My introduction to Phoebe Snow, as with most everyone, was the song, “Poetry Man.” In early 1975 I witnessed her wonderus set opening for Jackson Browne in Birmingham, AL. She sang as if she knew you, the listener, and everyone around you. You couldn’t help but listen, her voice demanded and compelled any audience whether it was a radio tune or a TV commercial.
I met Phoebe personally when I managed the career of Mindy Jostyn. Mindy along with her husband, writer and lyricist Jacob Brackman, were friends with Phoebe and we had dinner before Mindy’s solo set in Piermont, NY at the Town Crier. Phoebe was always energetic and full of life. She included her daughter, Valerie, in every conversation. Valerie was born with a brain defect that left her immobile and unable to talk. Phoebe always had a connection that she swore allowed her to communicate with her precious daughter.
After several phone conversations, I agreed to help Phoebe with her “comeback” in 1997. Phoebe never actually left the music scene, she just stood on the periphery collecting money doing jingles and TV commercials as she tended to the day-to-day needs of Valerie. By 1997 she was ready for her return to concerts and even possibly acting.
Phoebe invited me to join her for a Nordiff-Robbins fundraiser at Roseland in NYC. As usual, I had no money to rent a tuxedo but she compelled me to go with just a jacket and tie – and jeans. I had no idea that she was one of the board members until we sat down at a front table and people like Ahmet Ertegun, Jerry Wexler, Steven Tyler, and other luminaries came to kiss her on the cheek and politely accepted me into the fold as her “date.”
As the evening wore down and the host for the incredibly high-priced auction, Sir Richard Branson, walked by our table and greeted Phoebe with a huge smile and a kiss, I felt that I had arrived by Phoebe’s coattails. Branson had just sold his vested interest in Virgin Records and was starting a new record company, V2, with a couple of executives I knew from Sony/Columbia. He was intrigued by Phoebe’s decision to record again and even possibly tour. He invited us to join him, along with Dan Beck, a Sony VP he had hired as a CEO, at the Russian Vodka Room next door to Roseland. Not only did I view Phoebe as a friend, now we could actually make something of her career starting with a recording contract with Branson’s new start-up company.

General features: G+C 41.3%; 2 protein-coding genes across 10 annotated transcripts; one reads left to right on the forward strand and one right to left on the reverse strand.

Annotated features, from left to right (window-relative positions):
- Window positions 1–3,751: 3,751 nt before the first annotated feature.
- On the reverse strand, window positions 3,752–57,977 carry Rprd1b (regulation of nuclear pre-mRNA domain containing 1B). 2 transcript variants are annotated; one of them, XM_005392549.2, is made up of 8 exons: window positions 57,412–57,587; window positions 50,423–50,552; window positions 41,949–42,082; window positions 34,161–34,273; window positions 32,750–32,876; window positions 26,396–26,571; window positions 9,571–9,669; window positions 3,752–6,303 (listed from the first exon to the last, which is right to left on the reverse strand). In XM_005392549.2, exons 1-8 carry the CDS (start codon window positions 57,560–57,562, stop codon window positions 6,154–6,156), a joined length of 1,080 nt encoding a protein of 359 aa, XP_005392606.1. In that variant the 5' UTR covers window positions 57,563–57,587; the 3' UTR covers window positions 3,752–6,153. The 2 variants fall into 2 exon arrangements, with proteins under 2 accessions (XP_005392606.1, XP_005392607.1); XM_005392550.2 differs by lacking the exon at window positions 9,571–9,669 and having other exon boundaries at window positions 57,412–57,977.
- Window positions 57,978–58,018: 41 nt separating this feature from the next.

Neither Phoebe nor I were drinking alcohol but I was happy to make the trek to the bar to get refills for Branson and Beck. It was around my third trip to the bar and the end of my cash that I returned to the table and Phoebe was telling them about her health problems in graphic detail. I correctly assumed we would not get a return phone call from the new company. Phoebe drove me home and we barely spoke a word.
It was around the same time I tried to reconcile my personal life and business. I lived in Nashville balancing the careers of aging rockers as well as Phoebe who never lost her incredible voice or her drive to be in the public eye. She never lost her devotion to Valerie, her main concern.
Jackson Browne was playing a benefit downtown on the same evening that Max Weinberg hosted a benefit uptown. Phoebe wanted to play both. I was 1,000 miles away but she swore if I could get her both gigs she would make them happen. I booked them with a lot of trepidation. Phoebe did not make either of the shows' soundchecks and I was being yelled at by stage managers, road managers, and producers from afar.
Phoebe made it to each show and wowed the crowd with amazing performances. She brought the houses down – both in the same night -- and didn’t bat an eye that something could have been amiss. That was Phoebe.
I decided then and there that it was much better to be a friend with Phoebe and not her manager. Phoebe was always unmanageable but she knew where she was going and what the end result would be. She knew her voice was the magic wand that kept every thing in place in her messed up life. She joyfully joined the 9/11 concerts in New Jersey and, again, brought the house down at each performance.
The last time I saw her was the memorial service for Mindy at the Bitter End. Phoebe sang a song that left everyone in the audience and crew stunned and promptly left the room. I regret not keeping in touch and I regret not knowing that she was ill the past year. When a friend dies so young, no matter how near or far, it takes something out of you that you cannot replace.